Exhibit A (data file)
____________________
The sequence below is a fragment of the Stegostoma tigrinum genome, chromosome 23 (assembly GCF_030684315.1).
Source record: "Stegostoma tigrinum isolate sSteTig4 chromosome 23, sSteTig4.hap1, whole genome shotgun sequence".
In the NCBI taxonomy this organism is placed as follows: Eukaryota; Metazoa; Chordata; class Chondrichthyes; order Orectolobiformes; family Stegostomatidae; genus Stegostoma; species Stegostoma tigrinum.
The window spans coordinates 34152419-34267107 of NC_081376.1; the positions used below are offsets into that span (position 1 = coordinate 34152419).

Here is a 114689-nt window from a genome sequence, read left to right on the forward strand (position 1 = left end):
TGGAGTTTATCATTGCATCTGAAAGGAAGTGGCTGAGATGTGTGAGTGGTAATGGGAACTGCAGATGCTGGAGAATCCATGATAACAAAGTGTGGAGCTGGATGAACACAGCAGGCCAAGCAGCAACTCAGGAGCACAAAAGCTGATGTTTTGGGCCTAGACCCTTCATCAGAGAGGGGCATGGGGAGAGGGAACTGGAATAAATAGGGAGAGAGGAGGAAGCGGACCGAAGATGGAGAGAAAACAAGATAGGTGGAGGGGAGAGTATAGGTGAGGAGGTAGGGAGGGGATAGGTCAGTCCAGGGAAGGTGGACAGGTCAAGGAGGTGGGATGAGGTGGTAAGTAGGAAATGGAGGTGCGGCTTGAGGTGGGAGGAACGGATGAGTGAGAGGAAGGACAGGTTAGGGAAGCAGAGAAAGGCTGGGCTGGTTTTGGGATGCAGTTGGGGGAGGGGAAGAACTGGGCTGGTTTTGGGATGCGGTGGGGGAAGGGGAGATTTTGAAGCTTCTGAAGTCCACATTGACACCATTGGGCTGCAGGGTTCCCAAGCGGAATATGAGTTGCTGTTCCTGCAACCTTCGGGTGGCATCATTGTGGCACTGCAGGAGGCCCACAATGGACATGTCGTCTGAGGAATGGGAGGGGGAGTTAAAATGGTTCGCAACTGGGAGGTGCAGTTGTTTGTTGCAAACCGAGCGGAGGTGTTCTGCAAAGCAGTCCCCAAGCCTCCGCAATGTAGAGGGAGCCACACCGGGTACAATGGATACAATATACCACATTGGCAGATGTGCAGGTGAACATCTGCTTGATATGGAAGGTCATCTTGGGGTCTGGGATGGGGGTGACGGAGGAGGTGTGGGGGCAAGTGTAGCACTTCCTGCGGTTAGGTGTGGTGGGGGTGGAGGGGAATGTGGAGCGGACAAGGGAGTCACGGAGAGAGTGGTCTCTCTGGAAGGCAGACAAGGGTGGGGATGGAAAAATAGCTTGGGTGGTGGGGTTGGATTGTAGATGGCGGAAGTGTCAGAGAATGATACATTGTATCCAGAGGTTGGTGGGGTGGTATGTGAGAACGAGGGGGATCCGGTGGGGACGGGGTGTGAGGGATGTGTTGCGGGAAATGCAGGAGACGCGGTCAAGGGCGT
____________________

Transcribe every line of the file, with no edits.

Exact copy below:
The sequence below is a fragment of the Stegostoma tigrinum genome, chromosome 23 (assembly GCF_030684315.1).
Source record: "Stegostoma tigrinum isolate sSteTig4 chromosome 23, sSteTig4.hap1, whole genome shotgun sequence".
In the NCBI taxonomy this organism is placed as follows: Eukaryota; Metazoa; Chordata; class Chondrichthyes; order Orectolobiformes; family Stegostomatidae; genus Stegostoma; species Stegostoma tigrinum.
The window spans coordinates 34152419-34267107 of NC_081376.1; the positions used below are offsets into that span (position 1 = coordinate 34152419).

Here is a 114689-nt window from a genome sequence, read left to right on the forward strand (position 1 = left end):
TGGAGTTTATCATTGCATCTGAAAGGAAGTGGCTGAGATGTGTGAGTGGTAATGGGAACTGCAGATGCTGGAGAATCCATGATAACAAAGTGTGGAGCTGGATGAACACAGCAGGCCAAGCAGCAACTCAGGAGCACAAAAGCTGATGTTTTGGGCCTAGACCCTTCATCAGAGAGGGGCATGGGGAGAGGGAACTGGAATAAATAGGGAGAGAGGAGGAAGCGGACCGAAGATGGAGAGAAAACAAGATAGGTGGAGGGGAGAGTATAGGTGAGGAGGTAGGGAGGGGATAGGTCAGTCCAGGGAAGGTGGACAGGTCAAGGAGGTGGGATGAGGTGGTAAGTAGGAAATGGAGGTGCGGCTTGAGGTGGGAGGAACGGATGAGTGAGAGGAAGGACAGGTTAGGGAAGCAGAGAAAGGCTGGGCTGGTTTTGGGATGCAGTTGGGGGAGGGGAAGAACTGGGCTGGTTTTGGGATGCGGTGGGGGAAGGGGAGATTTTGAAGCTTCTGAAGTCCACATTGACACCATTGGGCTGCAGGGTTCCCAAGCGGAATATGAGTTGCTGTTCCTGCAACCTTCGGGTGGCATCATTGTGGCACTGCAGGAGGCCCACAATGGACATGTCGTCTGAGGAATGGGAGGGGGAGTTAAAATGGTTCGCAACTGGGAGGTGCAGTTGTTTGTTGCAAACCGAGCGGAGGTGTTCTGCAAAGCAGTCCCCAAGCCTCCGCAATGTAGAGGGAGCCACACCGGGTACAATGGATACAATATACCACATTGGCAGATGTGCAGGTGAACATCTGCTTGATATGGAAGGTCATCTTGGGGTCTGGGATGGGGGTGACGGAGGAGGTGTGGGGGCAAGTGTAGCACTTCCTGCGGTTAGGTGTGGTGGGGGTGGAGGGGAATGTGGAGCGGACAAGGGAGTCACGGAGAGAGTGGTCTCTCTGGAAGGCAGACAAGGGTGGGGATGGAAAAATAGCTTGGGTGGTGGGGTTGGATTGTAGATGGCGGAAGTGTCAGAGAATGATACATTGTATCCAGAGGTTGGTGGGGTGGTATGTGAGAACGAGGGGGATCCGGTGGGGACGGGGTGTGAGGGATGTGTTGCGGGAAATGCAGGAGACGCGGTCAAGGGCGT